3 The definition of control in respect of an LLP is a modified version of conditions (i) to (v) which is set out in the Limited Liability Partnership (Register of People with Significant Control) Regulations 2016.
4 English limited partnerships are “firms” for this purpose. LLPs, Scottish partnerships and Scottish limited partnerships have legal personality and therefore are not firms for this purpose.
5 These are specified markets in Switzerland, USA, Japan or Israel as set out in Schedule 1 to the Register or People with Significant Control Regulations 2016.
Practical steps a company can take to identify its PSCs and RLEs
This is a modified version of a table appearing in the Government Guidance.
|Condition||How to identify|
Directly or indirectly owning more than 25% by nominal value of the shares.
Review the register of members, articles of association and statement of capital to identify blocks of shareholding over 25%.
Consider carefully where any shares are held by nominees, where there are joint arrangements, interests held via limited partnerships etc. See “Additional considerations where identifying PSCs” of this note. Also consider indirect ownership arrangements.
Directly or indirectly holding more than 25% of the voting rights.
Review the register of members, articles of association and any shareholder agreements to identify whether anyone holds more than 25% of the voting rights.
Check for different voting classes of shares with different voting rights, any weighted voting rights, voting rights only exercisable in certain circumstances. More detail on this is set out in the government guidance.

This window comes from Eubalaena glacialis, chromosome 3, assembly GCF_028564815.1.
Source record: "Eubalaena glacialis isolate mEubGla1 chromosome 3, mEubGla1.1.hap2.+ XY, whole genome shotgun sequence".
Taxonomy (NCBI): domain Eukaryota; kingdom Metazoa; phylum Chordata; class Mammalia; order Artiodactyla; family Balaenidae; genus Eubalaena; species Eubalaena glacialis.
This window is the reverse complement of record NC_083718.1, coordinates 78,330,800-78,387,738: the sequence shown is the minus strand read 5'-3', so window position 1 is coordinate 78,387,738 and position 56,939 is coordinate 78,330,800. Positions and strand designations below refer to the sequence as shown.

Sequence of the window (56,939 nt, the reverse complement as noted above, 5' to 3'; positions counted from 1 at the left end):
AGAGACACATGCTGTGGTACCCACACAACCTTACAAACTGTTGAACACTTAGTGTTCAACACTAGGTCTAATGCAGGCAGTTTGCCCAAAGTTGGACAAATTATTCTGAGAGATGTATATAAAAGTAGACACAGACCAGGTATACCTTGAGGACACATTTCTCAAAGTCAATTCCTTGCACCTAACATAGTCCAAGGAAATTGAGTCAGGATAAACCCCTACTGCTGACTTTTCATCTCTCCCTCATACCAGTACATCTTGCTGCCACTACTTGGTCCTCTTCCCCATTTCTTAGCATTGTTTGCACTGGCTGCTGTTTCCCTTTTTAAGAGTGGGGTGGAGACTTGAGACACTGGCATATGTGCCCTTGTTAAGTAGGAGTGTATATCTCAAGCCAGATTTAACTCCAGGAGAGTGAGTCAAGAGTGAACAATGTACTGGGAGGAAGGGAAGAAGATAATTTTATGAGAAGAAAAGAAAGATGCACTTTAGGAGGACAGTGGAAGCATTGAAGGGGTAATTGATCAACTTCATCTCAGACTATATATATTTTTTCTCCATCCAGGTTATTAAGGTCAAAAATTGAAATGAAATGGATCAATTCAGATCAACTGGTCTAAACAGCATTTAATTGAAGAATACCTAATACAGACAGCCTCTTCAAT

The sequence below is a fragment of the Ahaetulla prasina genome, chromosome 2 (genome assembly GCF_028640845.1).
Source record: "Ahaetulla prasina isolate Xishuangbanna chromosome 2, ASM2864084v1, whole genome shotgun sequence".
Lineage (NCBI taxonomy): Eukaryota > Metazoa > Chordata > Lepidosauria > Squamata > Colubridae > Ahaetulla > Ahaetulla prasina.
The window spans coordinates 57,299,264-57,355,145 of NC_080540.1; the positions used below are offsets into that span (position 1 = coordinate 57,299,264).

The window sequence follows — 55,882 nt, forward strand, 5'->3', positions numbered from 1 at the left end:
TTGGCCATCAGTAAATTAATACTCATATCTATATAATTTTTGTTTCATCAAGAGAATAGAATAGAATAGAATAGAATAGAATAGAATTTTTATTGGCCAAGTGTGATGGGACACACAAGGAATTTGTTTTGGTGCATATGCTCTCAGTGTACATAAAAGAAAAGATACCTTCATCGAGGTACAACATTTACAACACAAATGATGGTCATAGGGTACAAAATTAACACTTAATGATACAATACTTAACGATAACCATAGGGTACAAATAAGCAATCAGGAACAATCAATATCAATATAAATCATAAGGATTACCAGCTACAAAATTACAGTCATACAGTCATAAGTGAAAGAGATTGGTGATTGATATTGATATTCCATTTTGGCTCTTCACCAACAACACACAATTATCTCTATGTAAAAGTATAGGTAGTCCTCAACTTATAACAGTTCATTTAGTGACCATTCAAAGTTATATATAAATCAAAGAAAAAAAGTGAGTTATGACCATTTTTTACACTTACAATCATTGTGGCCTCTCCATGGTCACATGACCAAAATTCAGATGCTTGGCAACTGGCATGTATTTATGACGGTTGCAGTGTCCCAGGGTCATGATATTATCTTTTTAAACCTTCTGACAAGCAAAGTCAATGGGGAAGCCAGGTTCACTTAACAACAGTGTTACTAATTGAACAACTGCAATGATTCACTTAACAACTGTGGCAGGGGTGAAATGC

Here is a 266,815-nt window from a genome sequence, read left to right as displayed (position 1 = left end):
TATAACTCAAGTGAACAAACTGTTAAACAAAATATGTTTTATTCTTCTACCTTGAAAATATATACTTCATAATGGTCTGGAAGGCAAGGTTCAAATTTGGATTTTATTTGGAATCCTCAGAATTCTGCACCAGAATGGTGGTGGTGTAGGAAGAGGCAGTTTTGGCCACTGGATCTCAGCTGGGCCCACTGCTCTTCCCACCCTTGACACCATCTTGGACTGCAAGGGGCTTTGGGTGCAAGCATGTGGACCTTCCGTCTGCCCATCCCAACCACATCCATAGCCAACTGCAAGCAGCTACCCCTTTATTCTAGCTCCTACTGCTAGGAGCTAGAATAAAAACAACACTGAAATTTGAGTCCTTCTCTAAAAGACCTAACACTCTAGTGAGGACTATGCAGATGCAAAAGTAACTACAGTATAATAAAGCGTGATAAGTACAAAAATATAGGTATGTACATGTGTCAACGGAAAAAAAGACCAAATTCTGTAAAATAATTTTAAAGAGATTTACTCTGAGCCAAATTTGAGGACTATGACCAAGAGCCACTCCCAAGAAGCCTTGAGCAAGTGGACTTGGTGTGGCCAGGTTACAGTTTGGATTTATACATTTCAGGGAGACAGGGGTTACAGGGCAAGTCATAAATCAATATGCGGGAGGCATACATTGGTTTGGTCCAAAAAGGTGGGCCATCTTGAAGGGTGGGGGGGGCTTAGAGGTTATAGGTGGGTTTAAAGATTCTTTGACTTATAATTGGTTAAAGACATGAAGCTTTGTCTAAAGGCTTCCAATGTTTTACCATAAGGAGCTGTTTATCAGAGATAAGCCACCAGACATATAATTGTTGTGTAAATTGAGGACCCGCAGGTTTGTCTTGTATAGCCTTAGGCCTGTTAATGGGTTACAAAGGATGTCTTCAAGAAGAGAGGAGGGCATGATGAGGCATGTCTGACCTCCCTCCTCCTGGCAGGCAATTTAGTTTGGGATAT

Consider whether voting patterns suggest that some shareholders are acting together (e.g. groups of investors).
Directly or indirectly holding the right to appoint or remove a majority of the directors.
Review any provisions in the articles of association or any other agreement (e.g. a shareholders agreement) which concern the appointment or removal of directors holding the majority of votes at board level.
If different directors have different voting rights at board meetings consider whether anyone has the right to appoint or remove directors who could carry a majority in board votes on all or substantially all matters.
Having the right to exercise, or actually exercising, significant influence or control
|Consider whether there is anyone else who does not meet any of the first three conditions above but does exercise influence or control over the company. Statutory guidance sets out what is meant by significant influence or control here but also see further notes within this guidance note.|
Holding the right to exercise, or actually exercising, significant influence or control over a trust or firm which is not a legal entity but satisfies one of the above conditions
Consider whether anyone who meets the first four conditions is a trust or firm. If so, consider the individuals or legal entities who control the activities of the trust/firm and review the factors to be considered to determine whether they exercise SIOC over that trust/firm.
If an individual exercises SIOC over that trust/firm that individual should appear in the company’s PSC register. If a registrable RLE exercises SIOC over that trust/firm the RLE should appear in the company’s PSC register. If the legal entity is not an RLE then the company will need to look further up the chain of ownership.